Archive for July, 2010

Two Sexual Fantasies

The following dreams/ daydreams are new to me and worth noting:

I am on the Tokyo subway and a very strong woman next to me takes me back to her apartment. She makes love to me, I want her to take care of me intensely, I want to be dismembered, I call her master, I live in a little 2 room hotel room waiting for her. I have a laptop. Everything is very clean. It’s japanese. I am glad someone this wealthy can care for me. I feel like I understand her deeply.

I am in this coney island fair grounds type of place, the booths are our houses. Lily and a friend are eating lunch on a counter, behind them a man is about to clamber over me on the bed, his cock is huge. He begins to piss in the bed. I like the smell of his piss.

July 28, 2010 at 2:03 pm Leave a comment

teledildonics is exactly what Tokyo Sonata needs

Child bearing people always weird me out. 30 somethings seem to fling to the idea of becoming domesticated wage slaves just as they discover the kids younger than them no longer think they’re cool. As lifestyles go the weirdos that have kids compete quietly to raise the best child while attempting to instill them with values that the first fanatic hipster waving a Hunter S. Thompson book at them in the hallways will destroy over the course of a couple joints. But the thing is… they just don’t give up. The domesticat seems unable to convince anyone except themselves that they actually made a difference in their child’s life. The later point has been further revealed stastically a delusion as children really do pick up their preconceptions in the school yard, the mall, and of course through the seminal practice of sexting a bedrock of Generation Q or whatever’s growing social conscious. Expect tele-dildonics to explode in the near future as eroticism, brushed alumuinuim, and key strokes the brain will see as perfectly adequate avenues to pleasure. I don’t think these kids will even look at each other’s bodies and when will be more interesting in each other’s individual rig.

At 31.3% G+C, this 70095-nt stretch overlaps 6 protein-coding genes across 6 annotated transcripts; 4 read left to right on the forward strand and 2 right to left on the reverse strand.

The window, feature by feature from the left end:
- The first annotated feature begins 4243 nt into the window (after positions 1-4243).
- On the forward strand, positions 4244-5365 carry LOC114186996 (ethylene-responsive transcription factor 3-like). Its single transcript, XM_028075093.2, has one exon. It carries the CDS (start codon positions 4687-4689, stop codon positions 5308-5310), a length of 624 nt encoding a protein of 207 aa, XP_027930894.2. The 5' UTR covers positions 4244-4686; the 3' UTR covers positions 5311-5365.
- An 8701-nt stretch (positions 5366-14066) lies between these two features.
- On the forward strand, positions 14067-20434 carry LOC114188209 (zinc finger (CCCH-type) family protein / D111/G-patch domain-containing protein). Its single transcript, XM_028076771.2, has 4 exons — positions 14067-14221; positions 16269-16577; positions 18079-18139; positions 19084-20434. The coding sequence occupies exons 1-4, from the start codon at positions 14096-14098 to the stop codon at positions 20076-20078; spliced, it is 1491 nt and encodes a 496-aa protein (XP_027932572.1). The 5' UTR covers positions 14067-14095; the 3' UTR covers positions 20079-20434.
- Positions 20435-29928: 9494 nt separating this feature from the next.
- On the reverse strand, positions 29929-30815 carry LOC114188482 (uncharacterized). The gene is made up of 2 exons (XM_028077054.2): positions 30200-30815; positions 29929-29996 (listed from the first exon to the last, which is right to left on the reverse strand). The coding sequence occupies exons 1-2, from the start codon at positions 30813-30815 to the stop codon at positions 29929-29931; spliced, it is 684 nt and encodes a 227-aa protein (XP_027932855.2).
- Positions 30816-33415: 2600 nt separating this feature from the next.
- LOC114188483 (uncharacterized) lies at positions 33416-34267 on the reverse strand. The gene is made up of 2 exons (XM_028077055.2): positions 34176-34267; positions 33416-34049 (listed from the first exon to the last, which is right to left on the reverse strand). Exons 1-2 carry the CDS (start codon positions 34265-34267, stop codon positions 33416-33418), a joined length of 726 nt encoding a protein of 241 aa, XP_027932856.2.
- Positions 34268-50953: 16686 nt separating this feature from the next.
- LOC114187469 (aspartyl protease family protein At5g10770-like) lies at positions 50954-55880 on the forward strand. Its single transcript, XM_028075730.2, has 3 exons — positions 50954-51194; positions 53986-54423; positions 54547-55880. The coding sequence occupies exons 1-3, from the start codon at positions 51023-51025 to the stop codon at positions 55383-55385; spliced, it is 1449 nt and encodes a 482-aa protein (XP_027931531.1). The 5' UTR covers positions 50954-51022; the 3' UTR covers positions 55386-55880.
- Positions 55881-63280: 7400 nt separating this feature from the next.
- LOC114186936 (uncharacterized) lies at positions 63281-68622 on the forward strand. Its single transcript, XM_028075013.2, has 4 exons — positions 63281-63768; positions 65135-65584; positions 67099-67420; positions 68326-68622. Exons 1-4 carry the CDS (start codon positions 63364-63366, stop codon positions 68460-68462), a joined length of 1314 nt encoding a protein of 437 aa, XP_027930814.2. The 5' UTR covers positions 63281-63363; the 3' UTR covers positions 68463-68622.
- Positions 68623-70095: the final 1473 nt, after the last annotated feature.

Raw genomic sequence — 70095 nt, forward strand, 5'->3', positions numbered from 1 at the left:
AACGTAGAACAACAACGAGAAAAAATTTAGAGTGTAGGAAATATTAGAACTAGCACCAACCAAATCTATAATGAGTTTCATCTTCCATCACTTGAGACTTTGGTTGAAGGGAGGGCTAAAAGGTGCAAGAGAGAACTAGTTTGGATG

But child bearing is the focus of Tokyo Sonata a somewhat big name attempt to create the luscuous surrealism of Hirokazu Kore-eda. It doesn’t quite fail, but only because it reveals so much about the increasing Japanese obession into weird Japanese obessions. While Kore-eda’s own Airdoll takes on the bizarre maid cafe fetishes of tokyo’s lonely geeks, Tokyo Sonata’s quary is that most prestigious of objects The Salary Man. Played with baby faced aplomb by Teruyuki Kagawa, we watch him quite quickly fall from Salary Man to homeless. Now the catch of course is Kagawa never tells his family he’s unemployed.  This being the Japanese moment of weirdness in what would be an odinary sacking. What the film implies is that the infantalized state of the main character isn’t a result of being unemployed, but rather a condition brought on from years of empty employment. The main character is consistently asked through out the film what are your skills, he never quite knows. He entered the business world in an era in which men were simply paid more because they were obviously going to be venturing into the homestead. The film explores such patraichial whims with an eye that consistently points towards their absuridy. The wife in the movie consistently becomes the more composed of the characters, not given to sudden break downs or joining foreign militaries. The movies’ major problem is that it attempts to break out into a surrealism familar to us from writers like Kobo Abe, but missies the ascerbic aspects of the commentary, it implies that somehow modern Japan is less sexist than the salaryman generation, an idea which is true, but the patriachy still exists, just in a different guise. Air Doll might be a better look at such male desiring as it takes a sex object and humanizes her, it manages to capture the peculair conceptualness of Abe or Murakami, but misses the conclusions and expansiveness of commentary that those authors provide. Sonata isn’t a terribly flawed film though and is still probably worth seeing, it’s just not the greatest piece of Japanese cinema floating around at the moment.